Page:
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This book explores big themes- .Tragic family. Forbidden love. Communism. Innocence. Jealousy. Infinite joy. Hope. Death and the effect it has on the people around it. Here is a writer who puts together the amalgam of these emotion by creating her own language to tell a tale filled with unfairness and anguish.
On one level the book is about freespirited Ammu, our very own Madame Bovary. It's about Rahel and Estha, Ammu's twin children, their innocent childhood infringements and the soarings and stiflings of their little hearts, their complex entwined lives which are governed by the Love Laws, that lay down who should be loved. And how. And how much. And how long.
On another level, it's about the idea of men being social constructs. About our lives not really being in our hands. About our lives really being goTverned by the forces of the invisible big bad things, a sadistic child holding a horshoe magnet to the disparate iron filings of our small, insiginificant lives. In short, a History lesson. A lesson in Indian caste dynamics and the communist movement of Kerala. About how the Really Big Things often seep into the Small Things, like tea from a teabag.
Overall, an excellent and tragic book with unforgettable characters. Definitely worth the read.
 

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Rarely does one come across a book so beautiful that the picture it paints in your mind stays with you long after you have flipped the last page, with a heavy heart, if I may be allowed to add. A book worded so intricately and enchantingly that it makes you read on, even if the story does not progress the way you would have liked it to.
Read my complete review here: http://lenro.co/blog/the-god-of-small-things-review/
Please let me know your feedback. Thanks.
 

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siply good

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I am 1/3rd though this book and I am currently wondering whether this book is really worth spending a significant period of my life reading.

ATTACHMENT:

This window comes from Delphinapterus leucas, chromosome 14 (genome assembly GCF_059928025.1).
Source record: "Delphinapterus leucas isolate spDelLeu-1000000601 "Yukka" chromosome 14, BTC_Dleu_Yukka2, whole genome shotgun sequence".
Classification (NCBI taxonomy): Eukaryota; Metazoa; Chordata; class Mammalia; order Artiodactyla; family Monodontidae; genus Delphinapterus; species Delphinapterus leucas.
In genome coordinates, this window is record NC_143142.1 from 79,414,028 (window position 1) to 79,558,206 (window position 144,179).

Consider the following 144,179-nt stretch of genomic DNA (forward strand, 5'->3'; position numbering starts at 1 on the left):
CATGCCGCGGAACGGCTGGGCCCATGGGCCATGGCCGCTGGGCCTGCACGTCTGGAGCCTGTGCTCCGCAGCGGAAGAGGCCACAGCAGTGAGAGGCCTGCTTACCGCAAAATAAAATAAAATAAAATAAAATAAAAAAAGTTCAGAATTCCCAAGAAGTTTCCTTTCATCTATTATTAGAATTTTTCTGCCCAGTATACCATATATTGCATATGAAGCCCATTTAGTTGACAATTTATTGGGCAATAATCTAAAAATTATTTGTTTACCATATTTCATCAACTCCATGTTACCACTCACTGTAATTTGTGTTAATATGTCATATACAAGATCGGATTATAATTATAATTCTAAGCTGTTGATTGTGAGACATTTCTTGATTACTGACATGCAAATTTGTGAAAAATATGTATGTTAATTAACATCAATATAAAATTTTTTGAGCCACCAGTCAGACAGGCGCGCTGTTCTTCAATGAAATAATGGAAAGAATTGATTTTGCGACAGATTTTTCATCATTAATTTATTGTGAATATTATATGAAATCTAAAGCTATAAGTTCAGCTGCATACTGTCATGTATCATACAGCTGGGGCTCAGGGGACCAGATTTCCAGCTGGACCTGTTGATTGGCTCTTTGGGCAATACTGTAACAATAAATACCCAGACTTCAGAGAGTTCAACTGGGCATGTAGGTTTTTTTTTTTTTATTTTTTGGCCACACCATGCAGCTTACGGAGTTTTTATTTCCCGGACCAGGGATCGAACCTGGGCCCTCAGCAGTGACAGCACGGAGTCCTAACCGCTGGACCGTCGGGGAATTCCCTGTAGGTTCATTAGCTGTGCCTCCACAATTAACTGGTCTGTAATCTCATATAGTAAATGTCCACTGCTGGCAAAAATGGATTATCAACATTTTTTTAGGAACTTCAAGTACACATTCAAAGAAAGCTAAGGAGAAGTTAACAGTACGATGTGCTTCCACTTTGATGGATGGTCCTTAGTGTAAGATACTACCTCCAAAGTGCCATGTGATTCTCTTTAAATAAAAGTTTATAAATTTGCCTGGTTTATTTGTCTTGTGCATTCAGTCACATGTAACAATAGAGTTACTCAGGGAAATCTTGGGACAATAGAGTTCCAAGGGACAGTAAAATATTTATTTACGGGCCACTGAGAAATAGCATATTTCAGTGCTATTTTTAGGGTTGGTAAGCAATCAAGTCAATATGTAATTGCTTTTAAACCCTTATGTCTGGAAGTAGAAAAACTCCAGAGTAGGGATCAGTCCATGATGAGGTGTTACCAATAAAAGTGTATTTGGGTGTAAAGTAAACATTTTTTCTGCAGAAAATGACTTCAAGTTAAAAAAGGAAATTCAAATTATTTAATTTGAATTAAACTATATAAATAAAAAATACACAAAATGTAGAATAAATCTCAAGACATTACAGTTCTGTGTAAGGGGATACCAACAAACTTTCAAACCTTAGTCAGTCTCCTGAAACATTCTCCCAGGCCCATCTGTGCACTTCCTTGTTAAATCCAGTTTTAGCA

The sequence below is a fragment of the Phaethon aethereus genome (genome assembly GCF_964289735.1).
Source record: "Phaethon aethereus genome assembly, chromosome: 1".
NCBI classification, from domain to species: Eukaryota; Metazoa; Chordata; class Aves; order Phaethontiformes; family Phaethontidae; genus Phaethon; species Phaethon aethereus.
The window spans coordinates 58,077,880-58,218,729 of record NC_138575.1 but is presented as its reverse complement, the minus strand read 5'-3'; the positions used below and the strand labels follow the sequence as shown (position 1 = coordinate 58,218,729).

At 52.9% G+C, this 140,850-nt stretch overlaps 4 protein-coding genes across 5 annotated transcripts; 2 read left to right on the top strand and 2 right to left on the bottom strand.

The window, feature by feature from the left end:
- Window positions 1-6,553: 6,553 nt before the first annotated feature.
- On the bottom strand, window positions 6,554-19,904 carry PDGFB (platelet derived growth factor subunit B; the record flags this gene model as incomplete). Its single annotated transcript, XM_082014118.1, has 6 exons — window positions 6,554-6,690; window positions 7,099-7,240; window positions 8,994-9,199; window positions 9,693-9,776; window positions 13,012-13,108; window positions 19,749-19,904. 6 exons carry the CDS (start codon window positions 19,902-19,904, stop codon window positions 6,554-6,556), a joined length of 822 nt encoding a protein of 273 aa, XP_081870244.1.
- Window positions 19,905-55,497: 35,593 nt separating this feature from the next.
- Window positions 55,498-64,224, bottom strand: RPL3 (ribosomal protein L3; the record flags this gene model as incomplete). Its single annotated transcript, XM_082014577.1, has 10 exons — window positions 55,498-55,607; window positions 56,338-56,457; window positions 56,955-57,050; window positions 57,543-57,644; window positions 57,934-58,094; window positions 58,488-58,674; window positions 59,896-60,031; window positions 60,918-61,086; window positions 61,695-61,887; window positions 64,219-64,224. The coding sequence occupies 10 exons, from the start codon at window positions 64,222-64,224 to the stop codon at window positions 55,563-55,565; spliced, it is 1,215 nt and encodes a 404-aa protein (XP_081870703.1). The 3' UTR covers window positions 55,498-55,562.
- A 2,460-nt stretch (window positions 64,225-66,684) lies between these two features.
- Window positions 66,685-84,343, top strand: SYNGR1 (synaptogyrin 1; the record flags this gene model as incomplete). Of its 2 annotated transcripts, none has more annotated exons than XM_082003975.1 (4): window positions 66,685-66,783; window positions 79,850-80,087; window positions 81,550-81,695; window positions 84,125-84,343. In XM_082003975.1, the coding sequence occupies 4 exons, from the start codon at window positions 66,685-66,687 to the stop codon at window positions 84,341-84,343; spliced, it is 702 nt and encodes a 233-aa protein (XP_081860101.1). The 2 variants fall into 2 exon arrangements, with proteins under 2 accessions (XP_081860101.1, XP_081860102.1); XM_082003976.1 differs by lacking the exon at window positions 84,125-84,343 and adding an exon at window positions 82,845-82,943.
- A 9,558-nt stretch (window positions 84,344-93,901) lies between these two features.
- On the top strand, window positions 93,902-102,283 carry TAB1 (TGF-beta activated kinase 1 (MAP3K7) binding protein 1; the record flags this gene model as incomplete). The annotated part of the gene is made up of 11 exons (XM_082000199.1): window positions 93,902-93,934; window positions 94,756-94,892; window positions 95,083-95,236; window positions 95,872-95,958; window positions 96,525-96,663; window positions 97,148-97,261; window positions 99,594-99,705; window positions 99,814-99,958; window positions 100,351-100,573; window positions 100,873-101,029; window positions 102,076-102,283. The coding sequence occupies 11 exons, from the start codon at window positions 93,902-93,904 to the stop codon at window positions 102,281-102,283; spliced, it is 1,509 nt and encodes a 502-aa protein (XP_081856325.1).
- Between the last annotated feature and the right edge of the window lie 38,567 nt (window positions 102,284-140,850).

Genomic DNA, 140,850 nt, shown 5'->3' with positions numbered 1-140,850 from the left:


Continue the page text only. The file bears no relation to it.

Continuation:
The prose is spectacularly seductive but with tenuous
connections between not only chapters, but paragraphs and sentences too, there is no story. Merely an empty exhibition of cleverness
With all its glowing plaudits I really felt I was missing something, so I am trying to work out why this book won a prestigious book prize.
Well sorry guys I am not stupid, this book is crap. It has an obligatory yucky child-abuse scene to give it some credibility and to top it the author also forgets who is related to whom when she describes Rahel as the daughter of her daughter( Kochamma) . Well she isn't. She is the daughter of her dead son, and when you have spent the first 4 chapters grappling with the who's who, only to realise that the author does not know either then it is difficult to rescue this book from the depths of its own ridiculousness.
What does this book tell me? Never trust a Booker prize winner book again.
 

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Marvellous

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Definitely my favorite book. Beautifully written.

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I personally do not like this book. Maybe because it was well written, but the underlying story is a very sad one, that is the reason i do not like it. The beginning was so fascinating especially when she beautifully portrays the scenes when she is in Kerala.

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An unconventional love story for once breaking the rules of society and exploring the untouched aspects of love.

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For the first time, I just read the first few paragraphs of Arundhati Roy's "The God of Small Things"...I feel I have been introduced to a sublime and enriching energy. Her prose is like that far yet near destiny we all think belongs to someone else, but I believe lies at the core of all living things. It is as if she speaks to that destiny...makes me desire so to answer.  

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One of the most thought provoking books i have ever read. Unmatched observation and correlation of the small things which happen and pass in the life of an ordinary indian citizen. The citizen of the developed world might just try to understand it but surely the citizens of the balance world see it vividly as they read happening all around. One of the must read books. atul sanghavi India 

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